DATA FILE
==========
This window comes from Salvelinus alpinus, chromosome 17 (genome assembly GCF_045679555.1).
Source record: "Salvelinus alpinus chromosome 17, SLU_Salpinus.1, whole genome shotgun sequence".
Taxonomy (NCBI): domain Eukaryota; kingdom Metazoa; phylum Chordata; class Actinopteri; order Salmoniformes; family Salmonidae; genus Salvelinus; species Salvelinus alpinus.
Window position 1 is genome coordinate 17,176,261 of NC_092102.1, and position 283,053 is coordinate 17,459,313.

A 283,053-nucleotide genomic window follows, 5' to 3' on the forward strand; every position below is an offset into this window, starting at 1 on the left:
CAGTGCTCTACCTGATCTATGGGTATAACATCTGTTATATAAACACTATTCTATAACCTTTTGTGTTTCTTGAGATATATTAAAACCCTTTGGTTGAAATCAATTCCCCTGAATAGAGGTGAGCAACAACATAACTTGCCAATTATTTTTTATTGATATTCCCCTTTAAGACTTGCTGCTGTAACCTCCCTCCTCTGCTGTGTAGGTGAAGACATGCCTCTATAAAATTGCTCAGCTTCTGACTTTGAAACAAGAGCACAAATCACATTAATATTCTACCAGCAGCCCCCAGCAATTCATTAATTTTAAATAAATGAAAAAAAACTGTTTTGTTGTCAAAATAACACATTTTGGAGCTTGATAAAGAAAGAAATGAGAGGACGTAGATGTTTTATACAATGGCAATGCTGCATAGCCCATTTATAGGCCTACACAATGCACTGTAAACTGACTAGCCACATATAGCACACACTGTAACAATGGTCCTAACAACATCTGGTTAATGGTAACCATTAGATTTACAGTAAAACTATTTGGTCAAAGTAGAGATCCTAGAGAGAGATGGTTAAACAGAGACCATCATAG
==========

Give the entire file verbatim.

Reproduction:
This window comes from Salvelinus alpinus, chromosome 17 (genome assembly GCF_045679555.1).
Source record: "Salvelinus alpinus chromosome 17, SLU_Salpinus.1, whole genome shotgun sequence".
Taxonomy (NCBI): domain Eukaryota; kingdom Metazoa; phylum Chordata; class Actinopteri; order Salmoniformes; family Salmonidae; genus Salvelinus; species Salvelinus alpinus.
Window position 1 is genome coordinate 17,176,261 of NC_092102.1, and position 283,053 is coordinate 17,459,313.

A 283,053-nucleotide genomic window follows, 5' to 3' on the forward strand; every position below is an offset into this window, starting at 1 on the left:
CAGTGCTCTACCTGATCTATGGGTATAACATCTGTTATATAAACACTATTCTATAACCTTTTGTGTTTCTTGAGATATATTAAAACCCTTTGGTTGAAATCAATTCCCCTGAATAGAGGTGAGCAACAACATAACTTGCCAATTATTTTTTATTGATATTCCCCTTTAAGACTTGCTGCTGTAACCTCCCTCCTCTGCTGTGTAGGTGAAGACATGCCTCTATAAAATTGCTCAGCTTCTGACTTTGAAACAAGAGCACAAATCACATTAATATTCTACCAGCAGCCCCCAGCAATTCATTAATTTTAAATAAATGAAAAAAAACTGTTTTGTTGTCAAAATAACACATTTTGGAGCTTGATAAAGAAAGAAATGAGAGGACGTAGATGTTTTATACAATGGCAATGCTGCATAGCCCATTTATAGGCCTACACAATGCACTGTAAACTGACTAGCCACATATAGCACACACTGTAACAATGGTCCTAACAACATCTGGTTAATGGTAACCATTAGATTTACAGTAAAACTATTTGGTCAAAGTAGAGATCCTAGAGAGAGATGGTTAAACAGAGACCATCATAG